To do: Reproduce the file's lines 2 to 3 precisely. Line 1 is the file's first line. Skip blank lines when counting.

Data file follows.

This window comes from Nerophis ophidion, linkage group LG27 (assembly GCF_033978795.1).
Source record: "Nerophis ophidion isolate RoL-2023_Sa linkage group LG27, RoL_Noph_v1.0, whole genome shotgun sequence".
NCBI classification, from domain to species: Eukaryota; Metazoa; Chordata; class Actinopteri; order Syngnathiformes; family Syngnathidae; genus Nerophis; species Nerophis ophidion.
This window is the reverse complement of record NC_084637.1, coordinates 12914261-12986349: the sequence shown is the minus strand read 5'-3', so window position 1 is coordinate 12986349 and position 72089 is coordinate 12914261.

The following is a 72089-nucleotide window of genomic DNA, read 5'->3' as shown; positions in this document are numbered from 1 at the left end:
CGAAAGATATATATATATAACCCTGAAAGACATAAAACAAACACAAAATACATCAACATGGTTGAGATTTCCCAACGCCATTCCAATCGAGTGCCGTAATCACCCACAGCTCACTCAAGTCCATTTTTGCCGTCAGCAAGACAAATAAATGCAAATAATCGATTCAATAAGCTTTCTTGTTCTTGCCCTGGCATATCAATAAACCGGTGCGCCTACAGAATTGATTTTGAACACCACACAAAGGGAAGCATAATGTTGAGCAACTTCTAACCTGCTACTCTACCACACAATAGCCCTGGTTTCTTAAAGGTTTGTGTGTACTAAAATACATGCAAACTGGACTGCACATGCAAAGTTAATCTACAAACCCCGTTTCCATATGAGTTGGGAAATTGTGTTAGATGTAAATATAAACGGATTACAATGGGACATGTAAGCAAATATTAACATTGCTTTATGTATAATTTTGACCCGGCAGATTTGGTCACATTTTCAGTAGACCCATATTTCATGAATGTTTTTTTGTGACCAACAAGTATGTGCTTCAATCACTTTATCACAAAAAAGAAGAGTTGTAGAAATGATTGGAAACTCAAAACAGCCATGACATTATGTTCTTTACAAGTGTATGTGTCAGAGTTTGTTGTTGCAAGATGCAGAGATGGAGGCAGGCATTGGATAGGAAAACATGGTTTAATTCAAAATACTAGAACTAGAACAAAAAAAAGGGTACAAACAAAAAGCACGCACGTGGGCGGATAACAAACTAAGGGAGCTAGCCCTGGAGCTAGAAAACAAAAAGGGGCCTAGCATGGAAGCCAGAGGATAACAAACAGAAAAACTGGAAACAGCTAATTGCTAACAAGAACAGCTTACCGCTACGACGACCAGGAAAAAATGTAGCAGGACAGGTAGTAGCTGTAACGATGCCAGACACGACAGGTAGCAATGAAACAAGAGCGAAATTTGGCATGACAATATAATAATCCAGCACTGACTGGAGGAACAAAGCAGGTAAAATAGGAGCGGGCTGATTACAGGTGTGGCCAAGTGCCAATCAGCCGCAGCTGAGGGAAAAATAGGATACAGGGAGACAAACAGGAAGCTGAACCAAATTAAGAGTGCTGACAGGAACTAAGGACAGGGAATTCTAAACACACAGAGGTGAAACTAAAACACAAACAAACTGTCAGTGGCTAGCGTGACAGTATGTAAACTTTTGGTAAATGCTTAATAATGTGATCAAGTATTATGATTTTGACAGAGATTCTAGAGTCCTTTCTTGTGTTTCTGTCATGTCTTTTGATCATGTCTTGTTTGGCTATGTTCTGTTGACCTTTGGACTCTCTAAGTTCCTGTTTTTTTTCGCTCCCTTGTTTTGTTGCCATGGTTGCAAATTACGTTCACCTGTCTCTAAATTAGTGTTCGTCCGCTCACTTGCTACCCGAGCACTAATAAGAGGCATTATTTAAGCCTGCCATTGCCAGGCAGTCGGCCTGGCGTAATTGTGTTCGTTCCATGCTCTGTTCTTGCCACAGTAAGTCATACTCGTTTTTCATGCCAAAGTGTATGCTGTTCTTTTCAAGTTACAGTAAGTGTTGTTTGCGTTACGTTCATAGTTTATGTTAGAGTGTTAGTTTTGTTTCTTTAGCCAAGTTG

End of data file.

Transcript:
Source record: "Nerophis ophidion isolate RoL-2023_Sa linkage group LG27, RoL_Noph_v1.0, whole genome shotgun sequence".
NCBI classification, from domain to species: Eukaryota; Metazoa; Chordata; class Actinopteri; order Syngnathiformes; family Syngnathidae; genus Nerophis; species Nerophis ophidion.